How to spot and avoid phishing scams


With more and more criminals exploiting the convenience, speed and anonymity of the internet to commit criminal activities, cybercrime is an ever-growing threat that poses a real threat to people all over the world.

There are new scams emerging every day, and it is estimated that by the year 2021, damages from cybercrime will cost the world $6 trillion annually.

Phishing, the fraudulent attempt to obtain private information like usernames, passwords, or credit card information for malicious reasons, is one of the easiest forms of cyberattack for a criminal to carry out. This usually involves a scammer sending someone an email that appears to be from a legitimate company or source, and asks that the user provide sensitive data.

It is common knowledge that you should not click on a link or download an attachment from a sketchy email, and yet, there are people who fall for phishing scams every day.

Protect your sensitive information and keep the following tips in mind the next time you get an email that seems a little off:

Know the signs

A few tell-tale signs of a phishing email are:

The message asks for personal information

No matter how official an email message might look, it is a bad sign if it is asking for your banking information, Social Security number or account password.

Poor spelling and grammar

If a real company is sending out an email to many users, it is likely that it would have been reviewed for spelling, grammar and legality. If there are an abundance of grammatical errors, it is likely that the email is from an illegitimate source.

Forged URLs

To check the integrity of an email, hover your mouse over the top of any URLs and see if the hyperlinked address matches with what is displayed. A good rule of thumb is to never click on links in emails that seem like they could be a scam.

Verify with the sender

A new trend in phishing scams is something called “spear phishing,” which is an email targeted at a specific individual or department within an organization that appears to be from a trusted source, like your boss or your company’s billing department. These emails typically show a sense of urgency and are asking for confidential information.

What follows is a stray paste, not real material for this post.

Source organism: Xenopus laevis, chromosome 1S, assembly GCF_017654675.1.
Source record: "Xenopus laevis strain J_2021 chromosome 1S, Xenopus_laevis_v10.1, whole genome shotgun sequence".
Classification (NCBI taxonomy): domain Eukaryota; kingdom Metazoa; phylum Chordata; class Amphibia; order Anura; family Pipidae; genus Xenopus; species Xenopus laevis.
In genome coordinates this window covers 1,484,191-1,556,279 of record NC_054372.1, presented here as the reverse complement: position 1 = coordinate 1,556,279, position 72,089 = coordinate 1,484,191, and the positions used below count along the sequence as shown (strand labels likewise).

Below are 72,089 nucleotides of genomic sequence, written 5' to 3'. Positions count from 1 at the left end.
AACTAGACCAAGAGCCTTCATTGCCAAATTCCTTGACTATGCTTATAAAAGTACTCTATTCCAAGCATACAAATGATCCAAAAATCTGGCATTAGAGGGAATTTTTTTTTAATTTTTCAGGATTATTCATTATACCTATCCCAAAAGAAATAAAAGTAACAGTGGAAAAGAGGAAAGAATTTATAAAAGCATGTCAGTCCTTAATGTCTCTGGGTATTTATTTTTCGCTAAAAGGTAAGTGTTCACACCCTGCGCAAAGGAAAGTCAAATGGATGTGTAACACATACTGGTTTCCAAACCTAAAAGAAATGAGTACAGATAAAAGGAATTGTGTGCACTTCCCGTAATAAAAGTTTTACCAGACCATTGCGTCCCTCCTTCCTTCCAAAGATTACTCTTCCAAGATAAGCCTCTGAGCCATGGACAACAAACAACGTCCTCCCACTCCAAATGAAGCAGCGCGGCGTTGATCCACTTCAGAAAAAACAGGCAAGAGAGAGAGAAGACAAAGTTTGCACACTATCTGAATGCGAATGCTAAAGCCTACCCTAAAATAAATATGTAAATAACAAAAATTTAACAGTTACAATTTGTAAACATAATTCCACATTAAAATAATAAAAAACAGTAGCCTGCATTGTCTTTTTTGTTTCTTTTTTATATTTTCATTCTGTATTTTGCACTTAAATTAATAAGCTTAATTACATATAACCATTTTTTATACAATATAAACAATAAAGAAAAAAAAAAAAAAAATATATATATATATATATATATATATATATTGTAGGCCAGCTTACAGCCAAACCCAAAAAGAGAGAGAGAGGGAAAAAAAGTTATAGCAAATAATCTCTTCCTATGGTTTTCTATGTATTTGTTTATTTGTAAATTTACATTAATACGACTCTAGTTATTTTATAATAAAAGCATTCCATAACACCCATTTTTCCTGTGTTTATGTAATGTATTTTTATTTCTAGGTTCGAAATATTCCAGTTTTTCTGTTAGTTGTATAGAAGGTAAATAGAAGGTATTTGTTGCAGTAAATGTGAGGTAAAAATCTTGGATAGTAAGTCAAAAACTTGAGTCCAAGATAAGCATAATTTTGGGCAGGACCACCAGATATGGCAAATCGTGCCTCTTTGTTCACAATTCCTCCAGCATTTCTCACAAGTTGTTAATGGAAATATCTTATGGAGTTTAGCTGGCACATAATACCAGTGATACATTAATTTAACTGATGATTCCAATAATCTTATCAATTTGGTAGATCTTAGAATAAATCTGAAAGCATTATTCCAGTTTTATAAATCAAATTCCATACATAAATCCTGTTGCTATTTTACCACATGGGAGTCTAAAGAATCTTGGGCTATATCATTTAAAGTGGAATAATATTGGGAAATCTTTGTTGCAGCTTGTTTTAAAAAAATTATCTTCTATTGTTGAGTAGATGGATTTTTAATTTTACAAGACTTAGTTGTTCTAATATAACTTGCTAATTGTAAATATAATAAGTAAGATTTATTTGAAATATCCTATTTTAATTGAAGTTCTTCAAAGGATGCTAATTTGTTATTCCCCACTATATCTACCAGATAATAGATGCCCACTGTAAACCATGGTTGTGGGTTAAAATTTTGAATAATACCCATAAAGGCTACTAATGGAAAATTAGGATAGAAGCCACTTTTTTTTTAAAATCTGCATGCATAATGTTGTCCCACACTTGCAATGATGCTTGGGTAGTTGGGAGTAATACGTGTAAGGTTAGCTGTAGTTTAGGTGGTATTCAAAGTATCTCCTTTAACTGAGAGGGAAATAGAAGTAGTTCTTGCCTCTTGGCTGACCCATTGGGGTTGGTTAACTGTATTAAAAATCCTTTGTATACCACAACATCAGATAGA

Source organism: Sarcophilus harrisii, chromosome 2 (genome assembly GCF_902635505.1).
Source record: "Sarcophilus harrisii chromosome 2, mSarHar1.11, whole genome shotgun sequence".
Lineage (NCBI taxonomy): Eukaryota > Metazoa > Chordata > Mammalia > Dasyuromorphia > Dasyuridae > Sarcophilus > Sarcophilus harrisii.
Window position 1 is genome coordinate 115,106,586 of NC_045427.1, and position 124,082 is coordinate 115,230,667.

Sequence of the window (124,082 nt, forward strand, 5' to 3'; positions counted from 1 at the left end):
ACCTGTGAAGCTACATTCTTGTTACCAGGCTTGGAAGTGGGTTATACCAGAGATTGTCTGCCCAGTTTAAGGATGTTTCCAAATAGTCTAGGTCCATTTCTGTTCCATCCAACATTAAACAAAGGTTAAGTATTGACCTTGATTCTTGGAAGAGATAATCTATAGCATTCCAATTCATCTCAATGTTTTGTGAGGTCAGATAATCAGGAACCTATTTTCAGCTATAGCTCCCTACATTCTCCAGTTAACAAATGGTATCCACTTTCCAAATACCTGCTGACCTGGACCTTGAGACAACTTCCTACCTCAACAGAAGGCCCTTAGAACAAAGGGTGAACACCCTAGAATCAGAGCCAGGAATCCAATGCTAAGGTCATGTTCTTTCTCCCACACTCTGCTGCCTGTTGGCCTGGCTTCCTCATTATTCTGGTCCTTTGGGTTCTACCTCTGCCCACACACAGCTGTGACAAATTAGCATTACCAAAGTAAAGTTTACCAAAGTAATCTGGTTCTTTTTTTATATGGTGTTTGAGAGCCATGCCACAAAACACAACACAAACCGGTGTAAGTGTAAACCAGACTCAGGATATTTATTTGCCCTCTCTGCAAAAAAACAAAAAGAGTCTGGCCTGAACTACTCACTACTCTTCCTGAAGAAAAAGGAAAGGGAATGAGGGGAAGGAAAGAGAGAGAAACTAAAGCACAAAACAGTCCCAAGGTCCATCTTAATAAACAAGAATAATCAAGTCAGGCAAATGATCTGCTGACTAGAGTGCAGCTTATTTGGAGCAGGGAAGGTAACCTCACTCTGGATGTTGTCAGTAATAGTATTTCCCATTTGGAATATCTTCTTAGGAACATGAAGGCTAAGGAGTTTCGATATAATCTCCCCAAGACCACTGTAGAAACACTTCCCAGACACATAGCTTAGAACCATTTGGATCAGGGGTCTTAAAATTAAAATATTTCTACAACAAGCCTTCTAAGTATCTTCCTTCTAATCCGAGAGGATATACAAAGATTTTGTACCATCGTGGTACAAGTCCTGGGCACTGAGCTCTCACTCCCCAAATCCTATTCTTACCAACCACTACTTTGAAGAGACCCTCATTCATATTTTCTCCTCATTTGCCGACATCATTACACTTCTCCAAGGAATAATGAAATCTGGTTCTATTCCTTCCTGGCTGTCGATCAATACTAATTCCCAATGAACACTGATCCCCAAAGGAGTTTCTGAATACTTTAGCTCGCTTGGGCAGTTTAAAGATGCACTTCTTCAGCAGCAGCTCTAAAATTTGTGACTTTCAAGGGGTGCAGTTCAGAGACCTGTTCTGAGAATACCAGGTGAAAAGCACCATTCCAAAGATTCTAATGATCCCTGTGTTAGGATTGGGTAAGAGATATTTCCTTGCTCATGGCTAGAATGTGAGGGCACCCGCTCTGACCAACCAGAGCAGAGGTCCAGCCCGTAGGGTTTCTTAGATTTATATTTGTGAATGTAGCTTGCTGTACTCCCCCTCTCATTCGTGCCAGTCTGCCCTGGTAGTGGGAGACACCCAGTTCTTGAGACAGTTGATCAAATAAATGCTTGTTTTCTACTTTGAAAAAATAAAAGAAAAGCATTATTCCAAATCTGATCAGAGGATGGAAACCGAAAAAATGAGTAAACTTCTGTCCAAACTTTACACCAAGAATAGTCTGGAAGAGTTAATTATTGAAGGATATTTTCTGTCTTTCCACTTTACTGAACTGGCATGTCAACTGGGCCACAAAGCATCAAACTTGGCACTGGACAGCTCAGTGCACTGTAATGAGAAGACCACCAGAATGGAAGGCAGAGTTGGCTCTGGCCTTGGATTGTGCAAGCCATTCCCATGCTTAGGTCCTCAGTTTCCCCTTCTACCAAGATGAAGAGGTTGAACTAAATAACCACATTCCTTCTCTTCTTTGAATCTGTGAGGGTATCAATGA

When you receive an email that you suspect might be a scam, do not respond in order to verify the sender’s request, as a criminal can easily lie again. The best course of action is to pick up the phone and call the person, or if you work in the same building, walk to their office to ask if they sent you the email.

One employee clicking on a link that contains malware or ransomware can have serious consequences for a business, so take the time to double check with the alleged sender.

Trust your spam filter

While spam filters can sometimes get it wrong and mark a legitimate email as unsafe, they are in place for a reason and are a good first line of defense against phishing emails. If an email lands in your spam filter, that is a good indication that the sender may not be legitimate.

Have a plan in place

If you do fall victim to a phishing scam, contact an IT professional immediately. Cases that involve ransomware, which hold your sensitive information hostage until you pay a fee or wire a criminal money, will need attention from law enforcement. Being proactive and having backups of your data is also very important.

Cybercrime is constantly evolving, so it is important to consult with an IT team that understands the newest trends in online scams, and how to best protect your sensitive information. Use your best judgment and always remember to think twice before clicking on a link in an email that seems suspect.

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